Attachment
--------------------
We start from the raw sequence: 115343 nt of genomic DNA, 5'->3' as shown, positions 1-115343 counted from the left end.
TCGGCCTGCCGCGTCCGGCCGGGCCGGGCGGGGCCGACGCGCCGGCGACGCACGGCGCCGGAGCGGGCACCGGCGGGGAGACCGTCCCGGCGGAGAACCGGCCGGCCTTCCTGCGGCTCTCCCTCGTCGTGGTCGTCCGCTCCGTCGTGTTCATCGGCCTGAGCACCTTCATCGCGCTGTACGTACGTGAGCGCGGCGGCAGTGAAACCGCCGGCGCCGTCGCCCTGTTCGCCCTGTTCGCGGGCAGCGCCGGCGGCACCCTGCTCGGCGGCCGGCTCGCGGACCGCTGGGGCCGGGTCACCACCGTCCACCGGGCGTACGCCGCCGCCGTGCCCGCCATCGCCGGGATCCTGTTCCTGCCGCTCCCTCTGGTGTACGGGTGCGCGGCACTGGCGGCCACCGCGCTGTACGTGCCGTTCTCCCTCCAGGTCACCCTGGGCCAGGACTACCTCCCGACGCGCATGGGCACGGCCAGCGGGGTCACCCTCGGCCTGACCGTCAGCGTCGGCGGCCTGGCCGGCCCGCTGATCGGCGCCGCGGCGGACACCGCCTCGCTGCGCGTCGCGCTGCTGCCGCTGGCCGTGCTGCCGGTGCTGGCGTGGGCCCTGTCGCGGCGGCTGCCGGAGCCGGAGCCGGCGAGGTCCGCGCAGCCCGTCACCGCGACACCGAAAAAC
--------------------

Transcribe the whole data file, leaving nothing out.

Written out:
We start from the raw sequence: 115343 nt of genomic DNA, 5'->3' as shown, positions 1-115343 counted from the left end.
TCGGCCTGCCGCGTCCGGCCGGGCCGGGCGGGGCCGACGCGCCGGCGACGCACGGCGCCGGAGCGGGCACCGGCGGGGAGACCGTCCCGGCGGAGAACCGGCCGGCCTTCCTGCGGCTCTCCCTCGTCGTGGTCGTCCGCTCCGTCGTGTTCATCGGCCTGAGCACCTTCATCGCGCTGTACGTACGTGAGCGCGGCGGCAGTGAAACCGCCGGCGCCGTCGCCCTGTTCGCCCTGTTCGCGGGCAGCGCCGGCGGCACCCTGCTCGGCGGCCGGCTCGCGGACCGCTGGGGCCGGGTCACCACCGTCCACCGGGCGTACGCCGCCGCCGTGCCCGCCATCGCCGGGATCCTGTTCCTGCCGCTCCCTCTGGTGTACGGGTGCGCGGCACTGGCGGCCACCGCGCTGTACGTGCCGTTCTCCCTCCAGGTCACCCTGGGCCAGGACTACCTCCCGACGCGCATGGGCACGGCCAGCGGGGTCACCCTCGGCCTGACCGTCAGCGTCGGCGGCCTGGCCGGCCCGCTGATCGGCGCCGCGGCGGACACCGCCTCGCTGCGCGTCGCGCTGCTGCCGCTGGCCGTGCTGCCGGTGCTGGCGTGGGCCCTGTCGCGGCGGCTGCCGGAGCCGGAGCCGGCGAGGTCCGCGCAGCCCGTCACCGCGACACCGAAAAAC